Apple is not doomed, of course. The company's megaload of cash is one of the proofs against that. But its current position reminds me of Sony and Hewlett Packard. The recent scramble at the top is another example. Whereas Jobs was able to provide a personality-driven playing ground for massive, and massively creative, egos, Mr. Cook cannot. (Of course you saw a Jobs/Cook comoparison coming.) Mr. Cook is an excellent CEO for transforming a creative, market creating company into a more mature, less exciting one.

Of course I could be wrong about all this and Apple's stock price miight go above $1000 within a year.
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Old Nov 2, 2012, 11:32 AM   #43
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I would question JonL's reasoning, too. But a $4 rebuttal to a $100 statement has problems on the face of it.

In this morning's trading, Apple's stock price is down about $115 from its historic high. An approximately 16% drop is significant. If the cause of the drop isn't the pricing of a competitor's product, what is it?

I'm not qualified to give investment advice, but with that caveat, I have noticed that the best time to buy a company's stock is when no one likes the company. Conversely the best time to sell is when the company is hugely popular - and profitable. So very few people follow the logic of those observations. Anyway, stocks tend to trade on expectations, rather than on history. Hence the consternation when a company reports record earnings and lower-than-expected projections.

Apple has been riding high. But what next? The predictable products are out there. Pundits wrote about tablets and an Apple model years before Apple introduced the iPad. The iPhone was a long time dream of many and the natural evolution from the PDA. Yes. Apple defined the battlefields with those products, but what's next? But the problem for the future often resides in the success of the past: selling lots of iPhones and iPads tends to make Apple a commodity company with accompanying pressure on margins. Sony and its current problems is a good example of that.

Apple is not doomed, of course. The company's megaload of cash is one of the proofs against that. But its current position reminds me of Sony and Hewlett Packard. The recent scramble at the top is another example. Whereas Jobs was able to provide a personality-driven playing ground for massive, and massively creative, egos, Mr. Cook cannot. (Of course you saw a Jobs/Cook comoparison coming.) Mr. Cook is an excellent CEO for transforming a creative, market creating company into a more mature, less exciting one.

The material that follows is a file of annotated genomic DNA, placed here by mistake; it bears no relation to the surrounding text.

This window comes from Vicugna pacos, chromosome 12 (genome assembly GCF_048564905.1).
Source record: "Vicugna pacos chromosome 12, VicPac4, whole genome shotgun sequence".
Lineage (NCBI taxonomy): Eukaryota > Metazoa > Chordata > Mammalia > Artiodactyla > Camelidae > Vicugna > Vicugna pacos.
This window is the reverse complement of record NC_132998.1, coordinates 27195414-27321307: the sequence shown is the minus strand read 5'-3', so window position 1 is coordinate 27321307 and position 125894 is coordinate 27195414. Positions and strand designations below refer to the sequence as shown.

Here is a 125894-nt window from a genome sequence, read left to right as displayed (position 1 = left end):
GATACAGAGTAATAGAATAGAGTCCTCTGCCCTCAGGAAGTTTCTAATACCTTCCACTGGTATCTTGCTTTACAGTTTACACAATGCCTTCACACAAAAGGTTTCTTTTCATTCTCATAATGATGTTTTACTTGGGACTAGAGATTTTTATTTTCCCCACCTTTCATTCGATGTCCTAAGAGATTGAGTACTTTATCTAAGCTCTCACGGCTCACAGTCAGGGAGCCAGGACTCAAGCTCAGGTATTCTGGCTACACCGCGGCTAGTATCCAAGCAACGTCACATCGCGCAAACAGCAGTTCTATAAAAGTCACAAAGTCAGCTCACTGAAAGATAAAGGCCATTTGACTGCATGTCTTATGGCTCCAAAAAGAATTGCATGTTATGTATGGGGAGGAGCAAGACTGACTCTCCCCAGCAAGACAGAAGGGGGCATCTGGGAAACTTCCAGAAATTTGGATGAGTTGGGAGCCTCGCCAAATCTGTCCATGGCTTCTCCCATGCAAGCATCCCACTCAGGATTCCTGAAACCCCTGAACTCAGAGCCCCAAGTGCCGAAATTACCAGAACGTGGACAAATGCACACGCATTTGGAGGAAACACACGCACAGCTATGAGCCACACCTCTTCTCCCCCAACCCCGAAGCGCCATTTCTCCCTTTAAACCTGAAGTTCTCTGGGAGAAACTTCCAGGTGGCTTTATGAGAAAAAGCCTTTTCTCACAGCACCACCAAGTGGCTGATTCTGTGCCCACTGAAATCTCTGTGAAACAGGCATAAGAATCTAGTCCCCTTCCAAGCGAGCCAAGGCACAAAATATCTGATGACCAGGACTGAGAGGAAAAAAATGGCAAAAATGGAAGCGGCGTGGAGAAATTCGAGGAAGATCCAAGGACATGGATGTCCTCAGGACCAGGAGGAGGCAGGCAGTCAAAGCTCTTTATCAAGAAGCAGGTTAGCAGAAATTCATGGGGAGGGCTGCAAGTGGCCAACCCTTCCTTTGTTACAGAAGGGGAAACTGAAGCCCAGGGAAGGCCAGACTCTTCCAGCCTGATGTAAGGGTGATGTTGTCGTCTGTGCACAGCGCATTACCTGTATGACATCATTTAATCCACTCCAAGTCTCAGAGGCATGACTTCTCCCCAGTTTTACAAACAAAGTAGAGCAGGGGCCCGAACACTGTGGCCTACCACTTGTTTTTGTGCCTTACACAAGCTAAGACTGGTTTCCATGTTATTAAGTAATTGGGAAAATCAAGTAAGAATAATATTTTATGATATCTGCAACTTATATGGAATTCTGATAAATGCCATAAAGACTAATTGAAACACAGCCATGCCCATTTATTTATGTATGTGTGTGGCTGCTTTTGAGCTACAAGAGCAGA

Of course I could be wrong about all this and Apple's stock price miight go above $1000 within a year.
Well said. There is an evolution going on within Apple. No longer is it run and products overseen by one person. I don't really see an evolutionist there that will be able to foresee and create the next big tech craze. Now it seems profitable to refine what is in the market, but not really stretch the market or captivate with what could be possible in the future. What google is doing with the nexus, Apple has been doing. Create products that drive consumer needs and fit into the puzzle of Apple's ecosystem. Perhaps one area of growth would be the vehicle integration market.

How long will that position be marketable remains to be seen. One thing is for sure, Android devices are definitely driving the smartphone market. The problem with that model is each device maker releases at least two flagship devices a year. Yes they are all android, but lack the continuity of one large ecosystem. To say you can make one android device work with another is not a reality. This is what Apple will have to sell as a feature that others struggle to realize and make a reality.

Samsung is really working on their custom UI to incorporate this cross device integration. Until Google adopts that mindset as a standard their market will be shot gun as seen in the pie chart for OS integration. Almost 54% of android powered phones are two major revisions behind in OS. So yes Android is cutting edge with cool features but you have to buy a device every year to keep pace. Even the S3 is almost 2 revs behind and that was the flagship device. (KLP was supposed to be announced but was pulled back)

I as many others prefer an integrated solution vice the piece meal make it work with hacks or apps mentality. Although it was fun to hack and flash roms, Apples total device inclusion within the ecosystem is what is helping drive Apple.
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Old Nov 2, 2012, 12:10 PM   #44
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Old Nov 2, 2012, 12:50 PM   #45